At an event during Cop27, speakers highlighted the important role women and girls play as agents of change in community adaptation.
Specifically, emphasis was placed on recognising, promoting, and investing in women from lower-income communities as leaders of climate resilience, instead of vulnerable or passive beneficiaries of development projects.
“Investments should not only be about improving materials but also to empowering women,” said Ibu Deborah Utami, programme manager at Yakkum Emergency Unit in Indonesia.
“The fact that climate change has brought disproportionate impacts for women and girls in poor communities is already widely known, and it is because women have less access, power, and control over resources and to decide on the issues that really affect their life,” she added.
Conversations at this year’s Cop27 identified that women-focused investments can shift that narrative and allow the skills, traditional knowledge, and actions that already exist in low-income communities to be catalysed.
There is a clear need to scale up adaptation investments in sectors where women play an important role as economic agents, such as in forestry and agriculture, the latter coined by a World Bank project as gender-smart agriculture.
This can be extended to include sectors which have direct and indirect impacts on the wellbeing of women, such as in education and health.
Access to information
It’s important that women-focused investments in adaptation focus on improving access to and control over climate information, resources, and technology and build leadership skills of women through iterative learning processes, directly combating the disproportionate impacts women face at the hands of climate change.
Ibu Syarifah Annggreini, a grassroots leader from Indonesia, attended the Cop27 event and spoke on the importance of having the right type of funding mechanisms in place.
“Flexible funding mechanisms, similar to Huairou Commission’s Community Resilience Fund, allow us to expand and strengthen our activities,” she said.
Annggreini has been working to alleviate the impacts of flooding, unmanaged waste, and food insecurity in urban informal settlements on the outskirts of Jakarta, where climate change has brought heavy and intense rainfall.
As an agent of change, she leads community activities like urban farming to utilise space for growing vegetables, from rooftops to alleyways, and uses unmanaged organic waste as compost. This increases the economy of women’s groups, cleans the streets, and decreases food insecurity at the household level.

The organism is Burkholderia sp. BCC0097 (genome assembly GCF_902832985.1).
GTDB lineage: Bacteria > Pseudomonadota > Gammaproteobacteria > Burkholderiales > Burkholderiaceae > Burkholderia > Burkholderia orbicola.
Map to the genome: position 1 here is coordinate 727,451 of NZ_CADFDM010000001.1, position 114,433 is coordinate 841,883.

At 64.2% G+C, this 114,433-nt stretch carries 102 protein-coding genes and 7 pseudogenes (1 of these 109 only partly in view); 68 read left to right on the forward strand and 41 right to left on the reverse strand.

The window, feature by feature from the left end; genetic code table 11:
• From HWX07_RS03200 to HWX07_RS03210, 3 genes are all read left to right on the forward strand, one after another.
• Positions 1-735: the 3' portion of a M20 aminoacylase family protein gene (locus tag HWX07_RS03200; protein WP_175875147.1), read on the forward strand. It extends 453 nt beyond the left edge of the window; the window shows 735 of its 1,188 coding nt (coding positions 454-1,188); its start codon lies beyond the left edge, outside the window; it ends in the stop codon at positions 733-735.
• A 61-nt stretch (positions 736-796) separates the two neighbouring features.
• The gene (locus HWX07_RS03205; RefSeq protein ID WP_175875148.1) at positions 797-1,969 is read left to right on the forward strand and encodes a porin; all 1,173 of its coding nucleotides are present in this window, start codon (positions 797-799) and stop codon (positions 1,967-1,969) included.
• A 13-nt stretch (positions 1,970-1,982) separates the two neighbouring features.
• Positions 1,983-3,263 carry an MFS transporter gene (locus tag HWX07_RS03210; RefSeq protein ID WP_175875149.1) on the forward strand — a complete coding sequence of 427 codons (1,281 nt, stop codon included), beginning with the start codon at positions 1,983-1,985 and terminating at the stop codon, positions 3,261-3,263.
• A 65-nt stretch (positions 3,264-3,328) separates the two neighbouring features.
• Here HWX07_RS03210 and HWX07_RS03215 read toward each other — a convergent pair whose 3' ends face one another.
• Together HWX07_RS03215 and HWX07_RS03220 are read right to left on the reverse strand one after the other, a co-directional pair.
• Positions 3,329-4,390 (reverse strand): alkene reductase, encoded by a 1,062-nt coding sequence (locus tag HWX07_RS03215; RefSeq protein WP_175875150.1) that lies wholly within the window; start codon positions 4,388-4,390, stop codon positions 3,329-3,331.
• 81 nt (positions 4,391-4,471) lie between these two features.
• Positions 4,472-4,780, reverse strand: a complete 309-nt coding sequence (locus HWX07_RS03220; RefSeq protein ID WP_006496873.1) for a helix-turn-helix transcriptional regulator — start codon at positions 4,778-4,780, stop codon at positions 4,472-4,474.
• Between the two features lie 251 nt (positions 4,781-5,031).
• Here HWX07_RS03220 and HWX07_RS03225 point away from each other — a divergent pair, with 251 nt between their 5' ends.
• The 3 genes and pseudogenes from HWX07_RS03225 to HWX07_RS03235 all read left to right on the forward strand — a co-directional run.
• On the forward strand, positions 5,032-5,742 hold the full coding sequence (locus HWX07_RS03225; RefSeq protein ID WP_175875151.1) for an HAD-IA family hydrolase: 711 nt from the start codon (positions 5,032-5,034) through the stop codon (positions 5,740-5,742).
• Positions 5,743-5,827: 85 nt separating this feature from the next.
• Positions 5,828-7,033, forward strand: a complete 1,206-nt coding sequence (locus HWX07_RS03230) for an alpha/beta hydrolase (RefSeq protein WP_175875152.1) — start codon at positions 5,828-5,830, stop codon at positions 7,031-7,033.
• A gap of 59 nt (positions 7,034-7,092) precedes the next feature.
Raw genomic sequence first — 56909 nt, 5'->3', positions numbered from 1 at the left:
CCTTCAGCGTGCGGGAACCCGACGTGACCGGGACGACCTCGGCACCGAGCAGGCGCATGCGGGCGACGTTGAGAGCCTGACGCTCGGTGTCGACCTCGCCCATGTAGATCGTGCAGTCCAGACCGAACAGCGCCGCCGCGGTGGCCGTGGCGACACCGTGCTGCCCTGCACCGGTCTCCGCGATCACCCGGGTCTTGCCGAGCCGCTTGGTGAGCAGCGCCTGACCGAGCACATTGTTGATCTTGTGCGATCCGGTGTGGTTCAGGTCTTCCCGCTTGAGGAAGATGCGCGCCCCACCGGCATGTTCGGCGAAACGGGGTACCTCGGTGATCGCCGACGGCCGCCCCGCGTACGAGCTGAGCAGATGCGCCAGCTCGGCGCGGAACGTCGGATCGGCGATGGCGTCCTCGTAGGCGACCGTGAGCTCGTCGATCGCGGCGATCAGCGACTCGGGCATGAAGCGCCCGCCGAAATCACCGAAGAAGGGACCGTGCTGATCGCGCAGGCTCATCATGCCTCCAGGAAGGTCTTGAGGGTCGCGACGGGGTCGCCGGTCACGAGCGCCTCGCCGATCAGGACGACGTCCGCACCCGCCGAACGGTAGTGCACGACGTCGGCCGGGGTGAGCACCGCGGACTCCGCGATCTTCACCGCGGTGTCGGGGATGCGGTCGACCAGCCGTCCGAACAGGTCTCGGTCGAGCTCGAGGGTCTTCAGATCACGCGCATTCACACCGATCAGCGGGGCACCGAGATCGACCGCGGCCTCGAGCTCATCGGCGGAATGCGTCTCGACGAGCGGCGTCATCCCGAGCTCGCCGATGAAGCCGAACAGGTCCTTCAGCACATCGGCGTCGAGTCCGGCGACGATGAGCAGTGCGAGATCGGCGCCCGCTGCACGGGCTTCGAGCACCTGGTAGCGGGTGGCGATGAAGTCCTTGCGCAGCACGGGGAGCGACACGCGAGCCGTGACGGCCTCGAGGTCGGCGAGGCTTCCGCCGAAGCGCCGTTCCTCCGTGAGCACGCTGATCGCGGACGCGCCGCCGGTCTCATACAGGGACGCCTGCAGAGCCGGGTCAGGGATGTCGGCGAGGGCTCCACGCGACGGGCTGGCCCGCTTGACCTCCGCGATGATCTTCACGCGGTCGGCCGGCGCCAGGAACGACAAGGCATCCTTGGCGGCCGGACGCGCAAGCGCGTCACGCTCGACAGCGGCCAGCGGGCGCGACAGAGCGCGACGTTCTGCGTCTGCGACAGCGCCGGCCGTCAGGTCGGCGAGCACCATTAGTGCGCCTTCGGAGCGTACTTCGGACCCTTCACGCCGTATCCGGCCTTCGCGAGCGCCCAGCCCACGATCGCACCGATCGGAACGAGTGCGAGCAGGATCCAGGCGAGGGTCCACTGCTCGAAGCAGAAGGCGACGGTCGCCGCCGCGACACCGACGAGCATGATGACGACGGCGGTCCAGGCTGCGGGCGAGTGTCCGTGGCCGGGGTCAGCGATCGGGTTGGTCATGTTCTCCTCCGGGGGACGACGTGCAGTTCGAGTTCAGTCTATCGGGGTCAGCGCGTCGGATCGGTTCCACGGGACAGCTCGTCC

“It is important for us to be meaningfully involved in the planning process where we can propose valuable input for programmes and policies in the community – we must also be involved in the evaluation and implementation of these programmes.”
This is where recognition of women’s groups and their role in resilience plays a part.
Women-focused investments in adaptation require strengthening decentralisation processes that provide space for women climate leaders and groups on the ground and which ultimately challenge the notion of women as passive beneficiaries.
“You can have the best and most effective policy framework and institutional arrangement, but it doesn’t work unless you enable women to come and perform in that role,” said Ritu Bharadwaj, principal researcher at the International Institute for Environment and Development.
“We should not consider women as vulnerable.”
The Cop27 event, “Putting Women at the Center of Adaptation Investments,” was organised by the Asian Development Bank (ADB) to exchange ideas and strengthen the potential of its Community Resilience Partnership Programme (CRPP), which has a dedicated funding window to promote women-focused investments in adaptation. The event brought together representatives from grassroots women’s groups, national governments, financial institutions, and research organisations to discuss how the CRPP can support investments that explicitly strengthen the resilience of women, particularly women from lower-income and vulnerable communities, and empower them in advancing climate actions.
Led by the bank, the CRPP aims to help countries and communities in Asia and the Pacific scale up investments in climate adaptation that explicitly address the nexus of climate change, poverty, and gender. The CRPP is being implemented in partnership with a variety of partners and stakeholders including the International Institute for Environment and Development and the Huairou Commission, and has financing commitments from the Foreign, Commonwealth and Development Office of the United Kingdom, Agence Française de Développement, and the Nordic Development Fund.
Further information about the CRPP and how it plans to scale up women-focused investments in adaptation can be found here.